UN marks 65th anniversary of end of Second World War in solemn session

The United Nations Thursday marked the 65th anniversary of the end of the Second World War by paying homage to the "extraordinary bravery" of those who waged the "epic struggle for freedom and liberation" and vowing to banish the prospect of a repeat of such a scourge.

"It is fitting, today, that we commemorate the war's end at a moment when nations are gathered to advance the cause of peace," UN Secretary-General Ban Ki-moon told a commemorative special session of the General Assembly, citing the five-yearly review conference of the Nuclear Non-Proliferation Treaty (NPT) currently under way.

"The Nuclear Non-Proliferation Treaty is also a document of hope, a vision for a nuclear-weapon-free world," he said. "Thank you for helping us to remember the past, so that we may better shape our future."

The secretary-general, who last month praised the agreement by Russia and the United States to reduce their nuclear arsenals, told reporters afterwards that progress was being made along the road to a nuclear weapons-free future. "I am confident that we will continue to do so, if only because we must," he said.

In his address to the General Assembly, he recited a litany of major battles, horrors and terrible costs of the war. "The names and places resonate, despite the passing of many years -- Stalingrad and Kursk, Auschwitz and Dachau (death camps), D-Day and the final battle for Berlin," he said.

"Its cost was beyond calculation, beyond comprehension -- 40 million civilians dead, 20 million soldiers, nearly half of those in the Soviet Union alone. Those were years of unspeakable atrocities, of lost faith and lost humanity," he said. "Those years saw extraordinary bravery, as well. World War II was one of the most epic struggles for freedom and liberation in history. And in the end, idealism had its triumph, too."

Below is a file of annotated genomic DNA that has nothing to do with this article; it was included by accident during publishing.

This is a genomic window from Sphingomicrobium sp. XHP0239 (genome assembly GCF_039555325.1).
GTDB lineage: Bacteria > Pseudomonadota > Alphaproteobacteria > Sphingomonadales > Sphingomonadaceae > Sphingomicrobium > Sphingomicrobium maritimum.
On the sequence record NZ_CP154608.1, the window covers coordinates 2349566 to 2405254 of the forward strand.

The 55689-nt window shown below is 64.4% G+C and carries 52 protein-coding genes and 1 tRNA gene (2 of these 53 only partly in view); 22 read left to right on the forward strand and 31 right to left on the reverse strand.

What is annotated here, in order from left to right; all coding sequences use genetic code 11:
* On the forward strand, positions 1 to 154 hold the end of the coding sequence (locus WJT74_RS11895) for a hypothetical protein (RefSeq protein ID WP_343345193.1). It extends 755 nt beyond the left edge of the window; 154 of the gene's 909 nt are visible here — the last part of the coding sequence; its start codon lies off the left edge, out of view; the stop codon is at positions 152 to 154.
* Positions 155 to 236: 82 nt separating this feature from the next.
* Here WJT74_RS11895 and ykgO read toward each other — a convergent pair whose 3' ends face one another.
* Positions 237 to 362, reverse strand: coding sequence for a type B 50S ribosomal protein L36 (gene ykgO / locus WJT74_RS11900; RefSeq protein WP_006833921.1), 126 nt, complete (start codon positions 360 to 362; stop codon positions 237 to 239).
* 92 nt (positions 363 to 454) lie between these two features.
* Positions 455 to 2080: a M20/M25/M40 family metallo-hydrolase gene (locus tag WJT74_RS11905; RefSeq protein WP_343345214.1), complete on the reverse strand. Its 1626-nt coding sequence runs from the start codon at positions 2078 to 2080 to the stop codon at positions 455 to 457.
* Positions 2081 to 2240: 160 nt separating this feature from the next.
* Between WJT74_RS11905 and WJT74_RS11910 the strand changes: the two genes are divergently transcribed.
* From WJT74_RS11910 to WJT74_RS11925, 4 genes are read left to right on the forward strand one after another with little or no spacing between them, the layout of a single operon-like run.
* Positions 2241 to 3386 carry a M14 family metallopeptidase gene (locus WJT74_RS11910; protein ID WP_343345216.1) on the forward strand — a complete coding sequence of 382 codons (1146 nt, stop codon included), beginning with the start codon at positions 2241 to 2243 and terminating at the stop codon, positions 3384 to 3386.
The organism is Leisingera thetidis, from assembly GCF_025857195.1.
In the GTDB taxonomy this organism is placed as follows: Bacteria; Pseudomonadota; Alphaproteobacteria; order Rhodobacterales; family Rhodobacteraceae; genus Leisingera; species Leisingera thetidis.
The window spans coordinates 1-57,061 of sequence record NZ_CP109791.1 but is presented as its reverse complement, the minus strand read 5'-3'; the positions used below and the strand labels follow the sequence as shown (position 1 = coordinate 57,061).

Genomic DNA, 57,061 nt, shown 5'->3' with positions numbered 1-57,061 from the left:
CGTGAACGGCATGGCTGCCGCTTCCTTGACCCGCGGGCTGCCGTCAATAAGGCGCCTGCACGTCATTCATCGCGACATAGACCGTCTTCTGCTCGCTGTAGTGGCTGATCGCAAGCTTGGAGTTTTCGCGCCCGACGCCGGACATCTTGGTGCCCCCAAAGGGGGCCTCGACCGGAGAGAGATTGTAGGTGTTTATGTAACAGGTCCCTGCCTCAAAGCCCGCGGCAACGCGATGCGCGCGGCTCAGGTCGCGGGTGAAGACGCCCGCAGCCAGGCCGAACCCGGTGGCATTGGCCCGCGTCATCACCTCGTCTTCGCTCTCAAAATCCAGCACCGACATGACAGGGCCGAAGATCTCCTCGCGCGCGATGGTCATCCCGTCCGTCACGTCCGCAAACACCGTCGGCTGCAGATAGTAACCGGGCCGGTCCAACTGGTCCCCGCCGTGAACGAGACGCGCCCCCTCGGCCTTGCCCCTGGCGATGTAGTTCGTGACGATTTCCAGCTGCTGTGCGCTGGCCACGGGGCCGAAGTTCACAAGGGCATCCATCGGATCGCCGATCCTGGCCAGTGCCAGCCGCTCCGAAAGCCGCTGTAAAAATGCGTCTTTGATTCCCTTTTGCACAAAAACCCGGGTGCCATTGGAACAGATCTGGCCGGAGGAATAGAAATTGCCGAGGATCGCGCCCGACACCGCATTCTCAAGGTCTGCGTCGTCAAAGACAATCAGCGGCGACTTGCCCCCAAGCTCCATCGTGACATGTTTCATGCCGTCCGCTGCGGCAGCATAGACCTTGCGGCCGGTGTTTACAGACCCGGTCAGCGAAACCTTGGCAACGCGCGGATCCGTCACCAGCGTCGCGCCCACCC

He stressed that the end of the war coincided with the San Francisco conference that established the UN "an organization founded on that most human of hopes, an end to the 'scourge of war' ."

Acting Assembly President Abdalmahmoud Mohamad, the Sudanese UN ambassador, said the commemoration was a wake-up call to intensify efforts to settle all disputes by peaceful means.

"As we celebrate the end of one of the deadliest conflicts in human history, we also reflect on the immeasurable human cost of war," he added. "Collectively, and with the needed political will, we can reinforce international peace and security around the globe, and ensure a better future for the coming generations ..."

"The international community has strived to achieve progress towards reconciliation, cooperation and the promotion of democratic values, human rights and fundamental freedoms," he said. "We must renew this commitment. We must continue our path towards a world that reigns with peace, security and prosperity for all. Today's meeting is an excellent opportunity to renew our resolve to achieve this goal."

Although the Second World War continued in Asia until August 1945 beyond May's end of fighting in Europe, the General Assembly unanimously resolved in March to hold a special solemn meeting in the second week of May "in commemoration of all victims of the war. "

[Source: Xinhua, United Nations, 06May10]

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